The film also frequently freezes when it finds an image of his father (and these are rare in MacCaig’s own footage). Time stops, an emotional freezing too perhaps – or death. Detective work. The freeze frame is resonant too of Laura Mulvey’s concept of ‘delayed cinema’, a kind of cinematic unconscious visible only when cinema is slowed down or paused, such as a viewer can do easily now, tracking the images which are missed on pause. She gives an example of black extras’ fleeting but significant appearance in the opening credits of Douglas Sirk’s Imitation of Life (1959). Foreman is simultaneously viewer and filmmaker; invisible viewer within the film, of his father’s archive. This kind of analysis is also reminiscent of the rigorous scientific manner in which Forensic Architecture in The Long Duration of a Split Second (2018) analyse from different angles freeze frames of an Israeli attack on a Bedouin village, or their attempt to show that the chlorine gas cylinders were indeed dropped by the Assad regime in Chlorine Gas Attacks, Douma, Syria (2018) and not placed there in a fake attack, as alleged by the government. They approach found footage, such as taken by mainstream news organisations, using spatial analysis, mathematically analysing trajectories, measurements, even listening for sound cues (such as the sound of a chlorine gas cylinder decompressing). In Foreman’s film, this is a more emotional, as well as political, excavation.

The film recalls too Nathaniel Kahn’s My Architect (2003), a more mainstream and less experimental film, though an obvious predecessor, about the famous architect father he barely knew, Louis Kahn, as he attempts to resolve his feelings towards him. Also, Chantal Akerman’s last film, No Home Movie (2015) which in a more overtly emotional manner details her mother’s experience in World War Two concentration camps and the passing down of trauma from one generation to the next. The Image you Missed can be seen as debt, gift, reconciliation. Here the personal is the political – as we follow the archival footage towards the Peace Process, and the historical reconciliation mirrors the attempted cinematic resolution. I asked Foreman about this – I have known him a number of years which added another layer to my viewing of the film – and he refuted the idea of filmmaking as a therapeutic or cathartic process. But I wonder – personally, I would have found it a difficult, if not impossible, film to make. The film ends with an afterimage: a small boy at makeshift barricades during the Troubles, fires burning all around. And what is the image you missed of the title? It is, on one reading, about the censorship endured by The Patriot Game (letters were sent to all British embassies that they should not promote and in fact should endeavour to suppress the film). In August 1971, in the wake of escalating violence in Northern Ireland, a new law was introduced giving the authorities the power to indefinitely detain suspected terrorists without trial. The Patriot Game shows the impact of street violence during the Troubles and details the emergency powers that the new act accorded, which then included the torture of prisoners. This was condemned in 1976 by the European Court of Human Rights, who ruled that the treatment of the prisoners by the British government constituted torture and inhuman and degrading treatment, but it continued nonetheless, though a later ruling by the ECHR after an appeal by the British government in 1978 found the British government guilty only of the latter crime.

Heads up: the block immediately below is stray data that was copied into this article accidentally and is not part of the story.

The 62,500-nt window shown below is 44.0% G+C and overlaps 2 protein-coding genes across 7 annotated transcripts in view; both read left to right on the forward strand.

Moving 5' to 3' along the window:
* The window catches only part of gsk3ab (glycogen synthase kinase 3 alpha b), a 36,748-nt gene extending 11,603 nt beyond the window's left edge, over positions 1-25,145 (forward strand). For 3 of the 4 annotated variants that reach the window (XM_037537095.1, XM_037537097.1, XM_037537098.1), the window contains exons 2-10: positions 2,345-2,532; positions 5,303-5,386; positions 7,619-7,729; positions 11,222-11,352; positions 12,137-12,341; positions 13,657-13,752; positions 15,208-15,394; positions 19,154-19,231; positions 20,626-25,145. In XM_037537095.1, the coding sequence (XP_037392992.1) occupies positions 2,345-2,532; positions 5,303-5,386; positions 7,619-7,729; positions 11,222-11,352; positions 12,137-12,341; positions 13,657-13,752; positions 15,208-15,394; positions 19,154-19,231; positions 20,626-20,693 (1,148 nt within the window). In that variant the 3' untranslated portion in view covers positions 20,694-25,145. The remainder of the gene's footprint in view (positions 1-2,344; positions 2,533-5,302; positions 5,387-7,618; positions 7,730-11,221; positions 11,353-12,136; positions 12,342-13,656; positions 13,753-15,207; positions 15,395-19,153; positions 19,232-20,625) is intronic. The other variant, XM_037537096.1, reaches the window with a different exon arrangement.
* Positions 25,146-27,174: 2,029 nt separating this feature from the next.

Who is the ‘you’ of the title? Deixis, it could be the viewer, the father or son, or even the British government or indeed the world, which missed seeing censored films like MacCaig’s. The missed image is of course also the father himself: the missing father/missing the father. It is the image between two frames in a cinematic reel. It is the woman who speaks to camera of having been blinded by police forces. It is there in the incomplete narratives. It is the fictional feature film which MacCaig never made, about a member of the IRA – called Donal. At one point during the film, heartbreakingly spoken in voiceover, we discover that in his father’s whole archive he found only one image of his mother and no images of himself. So then it is Arthur too, so intent on documenting everything, getting it all on camera, that he misses taking images of his own son. What he misses is the future.